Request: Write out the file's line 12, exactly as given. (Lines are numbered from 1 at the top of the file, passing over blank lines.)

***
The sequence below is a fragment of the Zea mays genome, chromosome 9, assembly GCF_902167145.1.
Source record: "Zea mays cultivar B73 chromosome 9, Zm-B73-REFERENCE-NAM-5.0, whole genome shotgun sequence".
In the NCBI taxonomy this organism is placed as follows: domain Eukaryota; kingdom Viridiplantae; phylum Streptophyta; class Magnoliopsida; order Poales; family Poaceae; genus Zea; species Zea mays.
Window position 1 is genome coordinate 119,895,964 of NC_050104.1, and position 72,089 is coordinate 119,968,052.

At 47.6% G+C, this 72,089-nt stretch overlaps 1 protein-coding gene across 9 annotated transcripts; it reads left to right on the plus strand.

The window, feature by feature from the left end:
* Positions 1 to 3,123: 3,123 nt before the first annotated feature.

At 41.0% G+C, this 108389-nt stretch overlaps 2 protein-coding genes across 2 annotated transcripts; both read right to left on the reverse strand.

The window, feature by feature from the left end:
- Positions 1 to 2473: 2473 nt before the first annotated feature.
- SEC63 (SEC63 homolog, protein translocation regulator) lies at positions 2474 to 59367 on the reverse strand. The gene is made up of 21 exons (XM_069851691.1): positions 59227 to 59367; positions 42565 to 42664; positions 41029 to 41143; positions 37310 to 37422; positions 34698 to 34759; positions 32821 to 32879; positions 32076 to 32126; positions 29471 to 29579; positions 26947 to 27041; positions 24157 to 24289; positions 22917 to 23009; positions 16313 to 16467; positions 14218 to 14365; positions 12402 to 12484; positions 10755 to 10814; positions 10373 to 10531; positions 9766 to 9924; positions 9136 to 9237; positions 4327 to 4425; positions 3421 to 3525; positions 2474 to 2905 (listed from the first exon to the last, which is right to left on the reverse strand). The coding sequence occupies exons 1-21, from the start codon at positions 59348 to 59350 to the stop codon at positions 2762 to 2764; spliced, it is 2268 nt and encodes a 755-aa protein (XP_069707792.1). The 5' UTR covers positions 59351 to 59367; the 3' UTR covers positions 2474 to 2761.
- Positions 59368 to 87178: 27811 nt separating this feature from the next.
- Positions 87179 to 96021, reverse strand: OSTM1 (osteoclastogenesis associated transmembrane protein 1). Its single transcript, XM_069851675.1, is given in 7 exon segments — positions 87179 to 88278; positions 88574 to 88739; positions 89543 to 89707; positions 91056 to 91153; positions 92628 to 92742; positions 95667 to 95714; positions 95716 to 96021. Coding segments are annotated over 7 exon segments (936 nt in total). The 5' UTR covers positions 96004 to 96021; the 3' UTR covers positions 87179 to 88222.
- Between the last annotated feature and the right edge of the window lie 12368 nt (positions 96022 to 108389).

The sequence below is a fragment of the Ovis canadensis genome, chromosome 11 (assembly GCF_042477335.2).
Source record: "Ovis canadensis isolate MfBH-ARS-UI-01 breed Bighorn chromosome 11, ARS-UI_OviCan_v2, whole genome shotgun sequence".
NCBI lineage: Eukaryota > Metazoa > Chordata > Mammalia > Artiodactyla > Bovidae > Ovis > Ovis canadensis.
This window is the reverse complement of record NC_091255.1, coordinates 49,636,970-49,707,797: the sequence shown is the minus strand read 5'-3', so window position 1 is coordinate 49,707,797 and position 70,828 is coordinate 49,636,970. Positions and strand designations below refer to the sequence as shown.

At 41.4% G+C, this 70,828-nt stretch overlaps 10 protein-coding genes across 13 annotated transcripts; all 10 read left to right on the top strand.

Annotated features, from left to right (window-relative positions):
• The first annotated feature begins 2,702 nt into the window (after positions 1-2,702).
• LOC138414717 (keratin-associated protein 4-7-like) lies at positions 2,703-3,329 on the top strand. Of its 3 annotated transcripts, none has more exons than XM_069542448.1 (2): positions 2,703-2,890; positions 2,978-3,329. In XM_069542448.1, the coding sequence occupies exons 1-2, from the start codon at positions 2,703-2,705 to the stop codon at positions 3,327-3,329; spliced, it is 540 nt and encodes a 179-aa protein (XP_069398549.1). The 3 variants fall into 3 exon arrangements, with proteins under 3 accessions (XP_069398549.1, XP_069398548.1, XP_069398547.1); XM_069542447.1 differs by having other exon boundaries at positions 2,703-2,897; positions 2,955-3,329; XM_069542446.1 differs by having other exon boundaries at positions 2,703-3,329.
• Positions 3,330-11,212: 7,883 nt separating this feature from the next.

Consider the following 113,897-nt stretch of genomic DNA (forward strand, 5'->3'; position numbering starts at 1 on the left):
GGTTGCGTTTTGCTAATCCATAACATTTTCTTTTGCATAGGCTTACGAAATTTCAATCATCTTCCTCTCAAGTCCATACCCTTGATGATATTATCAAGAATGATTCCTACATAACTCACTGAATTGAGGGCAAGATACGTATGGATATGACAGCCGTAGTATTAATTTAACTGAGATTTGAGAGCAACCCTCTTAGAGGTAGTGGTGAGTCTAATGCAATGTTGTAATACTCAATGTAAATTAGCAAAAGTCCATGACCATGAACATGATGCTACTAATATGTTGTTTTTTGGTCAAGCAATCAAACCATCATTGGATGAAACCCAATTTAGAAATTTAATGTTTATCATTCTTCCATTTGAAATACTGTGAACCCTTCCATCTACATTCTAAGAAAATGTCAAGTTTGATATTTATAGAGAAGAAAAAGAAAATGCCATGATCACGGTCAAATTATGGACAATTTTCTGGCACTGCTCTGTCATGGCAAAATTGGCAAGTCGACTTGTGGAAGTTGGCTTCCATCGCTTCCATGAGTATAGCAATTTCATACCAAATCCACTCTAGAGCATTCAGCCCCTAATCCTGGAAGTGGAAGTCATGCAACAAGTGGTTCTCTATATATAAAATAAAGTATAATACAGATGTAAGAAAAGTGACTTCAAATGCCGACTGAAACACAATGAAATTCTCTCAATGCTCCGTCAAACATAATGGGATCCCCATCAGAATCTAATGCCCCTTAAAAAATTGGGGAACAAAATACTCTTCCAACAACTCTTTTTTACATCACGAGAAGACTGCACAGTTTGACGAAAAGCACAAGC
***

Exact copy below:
- Positions 59368 to 87178: 27811 nt separating this feature from the next.